I know the virus is all everyone’s writing about right now, in a way that can sometimes feel like a desperate race to draw the proper conclusions or make the most profound creative statement about the current state of the world. Sloane Crosley of The New York Times somewhat ironically warns against this phenomenon, pointing out that “from an artistic standpoint, it’s best to let tragedy cool before gulping it down and spitting it back into everyone’s faces.”
But while this virus is a big collective experience, it’s also inherently solitary — as from our little self-isolation bubbles we attempt to conceptualize where, as individuals, we stand with this new reality. So this is me attempting not to draw any big picture conclusions or spit in anyone’s face, but rather put words to an experience that — like any heartbreak — is immensely personal. I’m dealing with the loss of Ann Arbor in the way that I’ve dealt with every previous heartbreak I’ve gone through — writing about it, breaking it down, hoping that doing so will help make sense of the current moment in some small way.
Leaving Ann Arbor was a conscious choice on my behalf, which is in large part why it was so difficult to go. Students were urged to leave campus, but I was living in off-campus housing. I had an apartment, I had access to a roommates’ car, I had friends living around me I could lean on in case of emergency. I could have stayed through the summer as I’d previously been planning on. I could have tried to prolong my college experience as long as possible, tried to take in every last drop of Ann Arbor.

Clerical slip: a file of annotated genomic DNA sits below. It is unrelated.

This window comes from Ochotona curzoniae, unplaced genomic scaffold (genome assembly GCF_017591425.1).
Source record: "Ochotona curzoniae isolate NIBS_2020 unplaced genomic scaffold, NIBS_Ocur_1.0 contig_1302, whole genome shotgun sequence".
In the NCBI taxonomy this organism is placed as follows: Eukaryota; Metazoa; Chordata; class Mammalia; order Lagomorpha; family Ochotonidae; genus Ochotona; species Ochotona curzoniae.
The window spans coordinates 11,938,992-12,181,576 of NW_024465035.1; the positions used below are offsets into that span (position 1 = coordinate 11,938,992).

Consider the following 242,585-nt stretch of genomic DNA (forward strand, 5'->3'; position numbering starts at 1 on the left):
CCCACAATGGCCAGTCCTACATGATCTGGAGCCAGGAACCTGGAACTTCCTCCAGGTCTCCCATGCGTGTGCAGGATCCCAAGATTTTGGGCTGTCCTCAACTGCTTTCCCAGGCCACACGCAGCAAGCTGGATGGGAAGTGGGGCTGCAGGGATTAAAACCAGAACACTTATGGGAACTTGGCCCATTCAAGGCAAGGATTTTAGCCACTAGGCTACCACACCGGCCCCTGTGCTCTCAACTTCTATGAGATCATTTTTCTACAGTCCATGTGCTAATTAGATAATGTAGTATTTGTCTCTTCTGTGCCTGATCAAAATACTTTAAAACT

Ann Arbor has been my home for the past four years. I have grown into the person I am in this city — in fraternity basements and dingy bars, Mason Hall class discussions on the modern political system where I can’t help but be distracted by the orange-hued leaves of the Diag trees outside the window, strategizing meetings with friends from various campus orgs over Espresso Royale’s watered-down Hazelnut blend, late night roommate talks on fraying, passed-down couches in run-down college houses weakly lit by a bulb the landlord insists is sufficient for the space. I’ve met people that inspire me to take action and advocate for others, people that taught me to love deeply, people I now consider my best friends.